Monitoring of the 205-ft long Pretensioned Precast Super Girders of the Alaskan Way Viaduct, Seattle, WA

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Title: Monitoring of the 205-ft long Pretensioned Precast Super Girders of the Alaskan Way Viaduct, Seattle, WA

Author(s): S.S. Badie, D. Chapman, A. Mizumori, Y. Jiang, S.J. Seguirant, and B. Khaleghi

Publication: Special Publication

Volume: 304

Issue:

Appears on pages(s): 41-52

Keywords:

Date: 10/27/2015

Abstract:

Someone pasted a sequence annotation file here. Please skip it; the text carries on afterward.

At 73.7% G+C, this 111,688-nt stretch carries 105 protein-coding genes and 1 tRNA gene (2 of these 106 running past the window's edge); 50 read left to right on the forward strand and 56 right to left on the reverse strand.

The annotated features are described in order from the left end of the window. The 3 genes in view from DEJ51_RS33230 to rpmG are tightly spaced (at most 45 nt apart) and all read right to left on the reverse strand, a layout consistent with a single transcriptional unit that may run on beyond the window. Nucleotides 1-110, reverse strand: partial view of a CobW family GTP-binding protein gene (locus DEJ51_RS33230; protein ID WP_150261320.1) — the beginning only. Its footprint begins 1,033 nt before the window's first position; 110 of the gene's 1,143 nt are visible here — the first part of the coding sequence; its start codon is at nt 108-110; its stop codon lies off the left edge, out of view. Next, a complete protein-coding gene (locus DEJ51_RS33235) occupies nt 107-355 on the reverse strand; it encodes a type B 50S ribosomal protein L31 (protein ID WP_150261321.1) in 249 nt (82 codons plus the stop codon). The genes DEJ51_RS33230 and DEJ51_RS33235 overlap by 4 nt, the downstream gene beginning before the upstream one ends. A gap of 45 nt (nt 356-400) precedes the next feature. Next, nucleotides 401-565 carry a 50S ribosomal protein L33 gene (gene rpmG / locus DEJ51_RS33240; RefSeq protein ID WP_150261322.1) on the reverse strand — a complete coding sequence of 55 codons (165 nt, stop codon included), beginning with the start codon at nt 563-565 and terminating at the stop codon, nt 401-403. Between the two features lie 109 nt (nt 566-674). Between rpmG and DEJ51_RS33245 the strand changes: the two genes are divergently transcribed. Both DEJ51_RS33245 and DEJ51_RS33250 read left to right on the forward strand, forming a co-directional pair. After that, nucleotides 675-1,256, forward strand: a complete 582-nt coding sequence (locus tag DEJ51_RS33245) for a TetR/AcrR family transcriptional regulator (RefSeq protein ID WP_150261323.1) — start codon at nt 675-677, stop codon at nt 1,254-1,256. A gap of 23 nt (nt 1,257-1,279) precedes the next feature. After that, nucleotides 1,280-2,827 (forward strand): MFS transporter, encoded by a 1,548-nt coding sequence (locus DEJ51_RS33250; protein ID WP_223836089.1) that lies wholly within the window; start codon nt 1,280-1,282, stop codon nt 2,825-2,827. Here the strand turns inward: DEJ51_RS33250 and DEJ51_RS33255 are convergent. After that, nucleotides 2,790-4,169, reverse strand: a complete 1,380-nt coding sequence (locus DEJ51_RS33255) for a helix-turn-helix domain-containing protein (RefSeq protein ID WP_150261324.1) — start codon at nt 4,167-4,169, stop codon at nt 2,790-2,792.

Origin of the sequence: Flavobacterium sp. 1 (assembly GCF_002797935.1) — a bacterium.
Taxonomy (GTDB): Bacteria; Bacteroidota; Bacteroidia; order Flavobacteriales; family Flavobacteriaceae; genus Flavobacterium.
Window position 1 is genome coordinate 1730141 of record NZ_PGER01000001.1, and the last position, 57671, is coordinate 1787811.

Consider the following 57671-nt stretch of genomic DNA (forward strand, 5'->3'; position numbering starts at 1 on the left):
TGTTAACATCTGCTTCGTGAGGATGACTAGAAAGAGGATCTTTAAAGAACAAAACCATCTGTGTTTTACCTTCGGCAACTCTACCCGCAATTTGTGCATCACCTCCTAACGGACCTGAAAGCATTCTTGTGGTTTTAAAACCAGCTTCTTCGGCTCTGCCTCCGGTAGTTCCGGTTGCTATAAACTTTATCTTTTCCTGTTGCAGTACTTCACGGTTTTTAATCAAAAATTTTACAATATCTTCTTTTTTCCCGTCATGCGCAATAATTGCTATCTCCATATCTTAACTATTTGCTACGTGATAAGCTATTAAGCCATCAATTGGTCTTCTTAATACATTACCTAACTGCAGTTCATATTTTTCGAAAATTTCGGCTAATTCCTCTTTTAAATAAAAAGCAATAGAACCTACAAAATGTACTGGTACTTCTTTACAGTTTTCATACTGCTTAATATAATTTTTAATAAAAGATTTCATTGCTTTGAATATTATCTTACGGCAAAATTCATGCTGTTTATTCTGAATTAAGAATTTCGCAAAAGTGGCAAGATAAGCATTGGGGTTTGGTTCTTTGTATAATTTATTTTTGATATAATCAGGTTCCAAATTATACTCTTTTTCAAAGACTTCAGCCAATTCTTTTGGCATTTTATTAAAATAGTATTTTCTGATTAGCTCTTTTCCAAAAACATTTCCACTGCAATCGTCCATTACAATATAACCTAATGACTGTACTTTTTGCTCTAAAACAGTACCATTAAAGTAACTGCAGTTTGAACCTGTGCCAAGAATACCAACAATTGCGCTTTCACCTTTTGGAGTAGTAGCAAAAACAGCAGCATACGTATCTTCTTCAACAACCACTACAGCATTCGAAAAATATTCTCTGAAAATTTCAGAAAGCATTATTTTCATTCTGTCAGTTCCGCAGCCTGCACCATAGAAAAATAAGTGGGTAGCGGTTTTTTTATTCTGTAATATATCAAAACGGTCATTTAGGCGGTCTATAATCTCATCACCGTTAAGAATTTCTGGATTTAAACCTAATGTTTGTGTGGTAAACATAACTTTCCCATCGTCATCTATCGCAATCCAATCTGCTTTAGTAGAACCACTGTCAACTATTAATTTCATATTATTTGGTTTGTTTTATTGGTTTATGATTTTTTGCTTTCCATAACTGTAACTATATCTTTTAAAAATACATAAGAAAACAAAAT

The Alaskan Way Viaduct replacement project is a joint program between the Washington State Department of Transportation (WSDOT), the Federal Highway Administration (FHWA), the City of Seattle, King County and the Port of Seattle. The project consists of several sub-tasks including the total replacement of the State Route 99 double-deck viaduct. The Alaskan Way Viaduct is a vital factor for economic sustainability while serving as a major transportation artery for the greater Seattle metropolitan area. Span 2C of this project is 210-ft (64.01 m) long and consists of an 8-inch (203 mm) thick cast-in-place concrete slab supported on seventeen WF100G precast pretensioned concrete girders. Construction is split into two phases: Phase I includes eight girders spaced at 6 ft-5 inches (1.96 m) on center and Phase II includes nine girders spaced at 6 ft (1.83 m) on center. This span has an eleven-degree skew and includes four cast-in-place concrete diaphragms at quarter points in addition to the end diaphragms. The WF100G girders are each 205-ft (62.48 m) long and 100-inch (2540 mm) deep. Each girder is reinforced with eighty (80) 0.6-in. (15.24 mm) diameter, 270 ksi (1860 MPa), low-relaxation seven-wire strands. WSDOT in collaboration with Concrete Technology Corporation (CTC) and the George Washington University (GW) have instrumented four girders of the second phase with about forty (40) vibrating wire gauges. This paper presents the details of the on-going plan developed by the WSDOT/CTC/GW team to monitor the progress of prestress losses over a period of three years. The paper will also present the challenges that the team faced during the instrumentation stage.